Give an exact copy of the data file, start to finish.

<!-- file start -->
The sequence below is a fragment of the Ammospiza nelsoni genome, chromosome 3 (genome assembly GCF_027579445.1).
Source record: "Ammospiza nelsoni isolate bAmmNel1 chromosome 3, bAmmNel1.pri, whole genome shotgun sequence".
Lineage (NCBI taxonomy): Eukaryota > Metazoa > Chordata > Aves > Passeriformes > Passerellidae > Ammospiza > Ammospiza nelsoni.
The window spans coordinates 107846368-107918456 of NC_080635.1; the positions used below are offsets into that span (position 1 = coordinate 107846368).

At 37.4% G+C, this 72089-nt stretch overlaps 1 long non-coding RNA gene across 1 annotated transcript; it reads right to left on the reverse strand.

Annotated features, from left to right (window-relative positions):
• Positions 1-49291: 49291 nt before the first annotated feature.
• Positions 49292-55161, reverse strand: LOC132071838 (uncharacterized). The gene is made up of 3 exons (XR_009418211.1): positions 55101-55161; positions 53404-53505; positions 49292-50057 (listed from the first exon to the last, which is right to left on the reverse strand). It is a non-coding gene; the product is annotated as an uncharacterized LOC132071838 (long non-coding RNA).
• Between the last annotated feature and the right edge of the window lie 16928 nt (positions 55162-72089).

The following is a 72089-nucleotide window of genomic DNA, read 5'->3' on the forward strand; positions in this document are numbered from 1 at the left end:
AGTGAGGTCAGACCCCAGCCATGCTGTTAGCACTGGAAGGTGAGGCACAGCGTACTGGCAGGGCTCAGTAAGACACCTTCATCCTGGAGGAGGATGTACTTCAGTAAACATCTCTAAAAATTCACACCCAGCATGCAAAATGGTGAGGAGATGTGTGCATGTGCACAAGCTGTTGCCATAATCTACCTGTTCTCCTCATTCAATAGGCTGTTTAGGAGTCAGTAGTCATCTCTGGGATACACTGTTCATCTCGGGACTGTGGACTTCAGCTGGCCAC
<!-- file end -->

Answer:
The sequence below is a fragment of the Ammospiza nelsoni genome, chromosome 3 (genome assembly GCF_027579445.1).
Source record: "Ammospiza nelsoni isolate bAmmNel1 chromosome 3, bAmmNel1.pri, whole genome shotgun sequence".
Lineage (NCBI taxonomy): Eukaryota > Metazoa > Chordata > Aves > Passeriformes > Passerellidae > Ammospiza > Ammospiza nelsoni.
The window spans coordinates 107846368-107918456 of NC_080635.1; the positions used below are offsets into that span (position 1 = coordinate 107846368).

At 37.4% G+C, this 72089-nt stretch overlaps 1 long non-coding RNA gene across 1 annotated transcript; it reads right to left on the reverse strand.

Annotated features, from left to right (window-relative positions):
• Positions 1-49291: 49291 nt before the first annotated feature.
• Positions 49292-55161, reverse strand: LOC132071838 (uncharacterized). The gene is made up of 3 exons (XR_009418211.1): positions 55101-55161; positions 53404-53505; positions 49292-50057 (listed from the first exon to the last, which is right to left on the reverse strand). It is a non-coding gene; the product is annotated as an uncharacterized LOC132071838 (long non-coding RNA).
• Between the last annotated feature and the right edge of the window lie 16928 nt (positions 55162-72089).

The following is a 72089-nucleotide window of genomic DNA, read 5'->3' on the forward strand; positions in this document are numbered from 1 at the left end:
AGTGAGGTCAGACCCCAGCCATGCTGTTAGCACTGGAAGGTGAGGCACAGCGTACTGGCAGGGCTCAGTAAGACACCTTCATCCTGGAGGAGGATGTACTTCAGTAAACATCTCTAAAAATTCACACCCAGCATGCAAAATGGTGAGGAGATGTGTGCATGTGCACAAGCTGTTGCCATAATCTACCTGTTCTCCTCATTCAATAGGCTGTTTAGGAGTCAGTAGTCATCTCTGGGATACACTGTTCATCTCGGGACTGTGGACTTCAGCTGGCCAC